Sadly, the Unusual Suspects Festival is not an ode to all things Keyser Soze, however, this three day event due to be held in Glasgow next month is well worth considering nonetheless. The Festival has been organised by the Social Innovation Exchange (SIX) in collaboration with a range of key stakeholders from the academic, public and third sectors – including Glasgow Caledonian University.
Initially, this event grew out of a frustration with discussions occurring solely with what organisers deemed ‘the usual suspects’. A growing wish emerged to break down traditional boundaries between theory, practise and policy and from this aspiration, last year’s inaugural Festival in London was developed by SIX in partnership with Collaborate and the Caloustse Gulbenkian Foundation. Bringing together individuals from a wide range of different perspectives was felt to be vital for social innovation to flourish, new ideas to be generated and societal change to occur. It was deemed a rousing success – with over 35 different organisations coming together to host 28 unique events, and saw over 1,500 people from 15 different countries participate and engage in the Festival.
The attention now turns to Glasgow – the city tasked with the opportunity to build on this success. From the 7th – 9th October, a wide range of events will be hosted across the city, bringing together a diverse mix of people in the hope that, by building unusual connections and collaborations, real social change may be enabled. The event will kick off on Wednesday 7th October with an evening reception that will deliver a mix of speeches, drinks and a chance for all participants and partners to meet and mingle. The following two days will take attendees on a journey through Glasgow; visiting a range of key actors from grassroots community groups to national third sector organisations and public sector partners.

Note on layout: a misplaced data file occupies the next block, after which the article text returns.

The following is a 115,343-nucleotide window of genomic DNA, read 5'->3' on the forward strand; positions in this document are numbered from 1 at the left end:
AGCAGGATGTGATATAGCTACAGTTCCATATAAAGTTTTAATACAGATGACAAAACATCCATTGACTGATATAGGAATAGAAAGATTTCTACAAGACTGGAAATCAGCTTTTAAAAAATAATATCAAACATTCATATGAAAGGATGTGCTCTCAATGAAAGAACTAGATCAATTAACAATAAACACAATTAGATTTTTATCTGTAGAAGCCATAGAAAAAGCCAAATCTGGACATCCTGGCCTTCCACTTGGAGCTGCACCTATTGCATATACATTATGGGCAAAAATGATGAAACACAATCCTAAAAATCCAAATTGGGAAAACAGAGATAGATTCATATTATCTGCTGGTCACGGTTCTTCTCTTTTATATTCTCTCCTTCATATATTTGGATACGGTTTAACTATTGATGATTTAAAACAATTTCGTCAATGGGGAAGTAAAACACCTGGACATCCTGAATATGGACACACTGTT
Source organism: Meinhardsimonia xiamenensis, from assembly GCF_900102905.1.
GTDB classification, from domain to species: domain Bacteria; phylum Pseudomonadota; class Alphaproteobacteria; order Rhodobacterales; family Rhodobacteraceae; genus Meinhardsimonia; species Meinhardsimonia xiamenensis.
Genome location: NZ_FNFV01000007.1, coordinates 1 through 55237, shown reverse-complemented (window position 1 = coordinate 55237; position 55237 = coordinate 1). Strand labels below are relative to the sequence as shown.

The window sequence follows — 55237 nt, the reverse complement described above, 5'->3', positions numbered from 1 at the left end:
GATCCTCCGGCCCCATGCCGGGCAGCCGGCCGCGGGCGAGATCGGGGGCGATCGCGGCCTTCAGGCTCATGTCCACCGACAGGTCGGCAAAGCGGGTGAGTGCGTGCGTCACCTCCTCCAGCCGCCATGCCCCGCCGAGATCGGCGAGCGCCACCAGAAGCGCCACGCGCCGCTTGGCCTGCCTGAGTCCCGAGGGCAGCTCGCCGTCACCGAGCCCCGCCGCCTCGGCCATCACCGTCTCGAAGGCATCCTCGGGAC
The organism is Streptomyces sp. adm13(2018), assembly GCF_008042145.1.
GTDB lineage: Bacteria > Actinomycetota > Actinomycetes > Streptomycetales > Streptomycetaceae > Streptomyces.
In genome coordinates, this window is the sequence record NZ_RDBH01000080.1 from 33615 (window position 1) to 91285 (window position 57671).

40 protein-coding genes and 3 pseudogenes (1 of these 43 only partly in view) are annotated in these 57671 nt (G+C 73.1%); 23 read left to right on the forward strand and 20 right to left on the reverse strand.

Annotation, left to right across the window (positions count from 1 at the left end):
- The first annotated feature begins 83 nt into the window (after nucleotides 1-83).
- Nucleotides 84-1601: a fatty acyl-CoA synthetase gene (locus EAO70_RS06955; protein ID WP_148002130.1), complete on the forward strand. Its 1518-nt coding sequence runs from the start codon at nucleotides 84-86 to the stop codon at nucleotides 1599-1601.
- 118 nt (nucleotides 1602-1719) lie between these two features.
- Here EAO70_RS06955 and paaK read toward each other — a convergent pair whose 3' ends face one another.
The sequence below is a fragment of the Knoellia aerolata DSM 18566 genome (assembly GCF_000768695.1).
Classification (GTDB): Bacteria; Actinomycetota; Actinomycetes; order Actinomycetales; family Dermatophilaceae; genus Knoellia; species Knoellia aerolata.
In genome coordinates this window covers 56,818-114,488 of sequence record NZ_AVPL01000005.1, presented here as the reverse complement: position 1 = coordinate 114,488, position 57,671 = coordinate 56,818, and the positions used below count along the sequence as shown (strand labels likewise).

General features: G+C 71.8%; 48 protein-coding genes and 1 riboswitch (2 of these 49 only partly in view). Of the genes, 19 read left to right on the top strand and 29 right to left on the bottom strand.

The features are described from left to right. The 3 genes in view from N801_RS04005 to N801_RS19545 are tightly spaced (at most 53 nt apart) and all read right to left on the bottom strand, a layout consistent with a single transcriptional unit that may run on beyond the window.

Highlights include sessions led by leading social entrepreneurs, such as Rachel Brown’s Thursday morning session at GCU’s Yunus Centre, and a wide range of exciting examples of innovative partnership working. It is this collaborative approach that forms the bedrock of this Festival, with a vast array of events devoted to highlighting success stories across sectors, subject area and international boundaries. The theme of young people is also apparent with Inspiring Scotland and the Scottish Government’s gathering aiming to illustrate their joint project detailing the importance of play to the health and wellbeing of children. Make a Difference (MaD) Asia – a model that aims to inspire and empower young people all over Asia to come up with creative responses to societal challenges – will also be presented and discussed during the last session of the day on Thursday.
The diversity of this Festival continues into its third day when representatives from the Scottish Government, the Edinburgh College of Art, IRISS and The Melting Pot (amongst others) all take to the stage. Between 10am and 12.30pm, the Glasgow Centre of Population Health and International Futures Forum will also be playing ‘The Glasgow Game’ – an interactive tool that enables attendees to become involved in an active conversation about life in Glasgow, incorporating elements of health, transport, education, social capital, culture and community cohesion (amongst others). The organisers stress the applicability of this role-playing game to contexts out with Glasgow, and highlight that the “experience of ‘playing our way into complexity’ (and out the other side) will be of value to all”.
This is, of course, just a small sample of what’s on offer across the full three days and more details can be found on the Festival website. GCU are proud to be hosting a number of sessions throughout the three day event and invite everyone to come and take part in what promises to be an exciting program full of unusual suspects (*Kevin Spacey sightings not guaranteed).